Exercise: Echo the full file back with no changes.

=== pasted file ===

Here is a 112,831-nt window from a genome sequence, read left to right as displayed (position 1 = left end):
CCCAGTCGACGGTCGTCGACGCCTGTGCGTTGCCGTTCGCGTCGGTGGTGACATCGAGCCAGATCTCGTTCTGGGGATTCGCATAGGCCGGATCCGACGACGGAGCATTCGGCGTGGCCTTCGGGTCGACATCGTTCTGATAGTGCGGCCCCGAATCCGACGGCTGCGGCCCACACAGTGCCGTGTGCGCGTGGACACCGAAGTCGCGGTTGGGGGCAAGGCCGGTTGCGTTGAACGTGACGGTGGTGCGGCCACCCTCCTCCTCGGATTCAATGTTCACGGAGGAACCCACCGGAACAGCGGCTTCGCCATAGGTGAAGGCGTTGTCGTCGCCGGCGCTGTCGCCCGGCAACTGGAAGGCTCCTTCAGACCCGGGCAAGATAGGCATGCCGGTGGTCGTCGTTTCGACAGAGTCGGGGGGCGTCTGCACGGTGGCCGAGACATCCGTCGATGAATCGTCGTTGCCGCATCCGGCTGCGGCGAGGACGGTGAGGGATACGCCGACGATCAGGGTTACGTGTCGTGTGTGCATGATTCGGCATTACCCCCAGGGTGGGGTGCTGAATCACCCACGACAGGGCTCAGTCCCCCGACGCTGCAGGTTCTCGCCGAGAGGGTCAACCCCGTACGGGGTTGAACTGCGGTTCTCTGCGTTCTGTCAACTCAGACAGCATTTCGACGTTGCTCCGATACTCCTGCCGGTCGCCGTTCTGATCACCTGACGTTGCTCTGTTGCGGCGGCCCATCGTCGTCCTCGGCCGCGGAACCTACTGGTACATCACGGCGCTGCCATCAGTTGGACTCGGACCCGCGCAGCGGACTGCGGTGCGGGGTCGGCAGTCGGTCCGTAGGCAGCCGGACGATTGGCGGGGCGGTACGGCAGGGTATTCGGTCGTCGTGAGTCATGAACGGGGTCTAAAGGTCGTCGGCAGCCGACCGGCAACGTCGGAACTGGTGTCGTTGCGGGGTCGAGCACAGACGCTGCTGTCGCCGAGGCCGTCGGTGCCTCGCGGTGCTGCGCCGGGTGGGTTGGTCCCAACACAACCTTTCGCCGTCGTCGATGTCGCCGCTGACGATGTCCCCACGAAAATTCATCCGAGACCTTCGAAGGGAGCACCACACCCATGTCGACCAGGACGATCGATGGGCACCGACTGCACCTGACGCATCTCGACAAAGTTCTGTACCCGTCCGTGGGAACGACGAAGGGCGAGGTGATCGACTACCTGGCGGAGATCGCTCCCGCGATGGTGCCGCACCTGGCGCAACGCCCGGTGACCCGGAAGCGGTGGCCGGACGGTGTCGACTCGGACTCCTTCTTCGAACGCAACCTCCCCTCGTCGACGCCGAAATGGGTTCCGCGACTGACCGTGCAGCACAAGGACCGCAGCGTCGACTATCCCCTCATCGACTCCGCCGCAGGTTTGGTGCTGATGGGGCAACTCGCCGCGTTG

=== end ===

Here is a 112,831-nt window from a genome sequence, read left to right as displayed (position 1 = left end):
CCCAGTCGACGGTCGTCGACGCCTGTGCGTTGCCGTTCGCGTCGGTGGTGACATCGAGCCAGATCTCGTTCTGGGGATTCGCATAGGCCGGATCCGACGACGGAGCATTCGGCGTGGCCTTCGGGTCGACATCGTTCTGATAGTGCGGCCCCGAATCCGACGGCTGCGGCCCACACAGTGCCGTGTGCGCGTGGACACCGAAGTCGCGGTTGGGGGCAAGGCCGGTTGCGTTGAACGTGACGGTGGTGCGGCCACCCTCCTCCTCGGATTCAATGTTCACGGAGGAACCCACCGGAACAGCGGCTTCGCCATAGGTGAAGGCGTTGTCGTCGCCGGCGCTGTCGCCCGGCAACTGGAAGGCTCCTTCAGACCCGGGCAAGATAGGCATGCCGGTGGTCGTCGTTTCGACAGAGTCGGGGGGCGTCTGCACGGTGGCCGAGACATCCGTCGATGAATCGTCGTTGCCGCATCCGGCTGCGGCGAGGACGGTGAGGGATACGCCGACGATCAGGGTTACGTGTCGTGTGTGCATGATTCGGCATTACCCCCAGGGTGGGGTGCTGAATCACCCACGACAGGGCTCAGTCCCCCGACGCTGCAGGTTCTCGCCGAGAGGGTCAACCCCGTACGGGGTTGAACTGCGGTTCTCTGCGTTCTGTCAACTCAGACAGCATTTCGACGTTGCTCCGATACTCCTGCCGGTCGCCGTTCTGATCACCTGACGTTGCTCTGTTGCGGCGGCCCATCGTCGTCCTCGGCCGCGGAACCTACTGGTACATCACGGCGCTGCCATCAGTTGGACTCGGACCCGCGCAGCGGACTGCGGTGCGGGGTCGGCAGTCGGTCCGTAGGCAGCCGGACGATTGGCGGGGCGGTACGGCAGGGTATTCGGTCGTCGTGAGTCATGAACGGGGTCTAAAGGTCGTCGGCAGCCGACCGGCAACGTCGGAACTGGTGTCGTTGCGGGGTCGAGCACAGACGCTGCTGTCGCCGAGGCCGTCGGTGCCTCGCGGTGCTGCGCCGGGTGGGTTGGTCCCAACACAACCTTTCGCCGTCGTCGATGTCGCCGCTGACGATGTCCCCACGAAAATTCATCCGAGACCTTCGAAGGGAGCACCACACCCATGTCGACCAGGACGATCGATGGGCACCGACTGCACCTGACGCATCTCGACAAAGTTCTGTACCCGTCCGTGGGAACGACGAAGGGCGAGGTGATCGACTACCTGGCGGAGATCGCTCCCGCGATGGTGCCGCACCTGGCGCAACGCCCGGTGACCCGGAAGCGGTGGCCGGACGGTGTCGACTCGGACTCCTTCTTCGAACGCAACCTCCCCTCGTCGACGCCGAAATGGGTTCCGCGACTGACCGTGCAGCACAAGGACCGCAGCGTCGACTATCCCCTCATCGACTCCGCCGCAGGTTTGGTGCTGATGGGGCAACTCGCCGCGTTG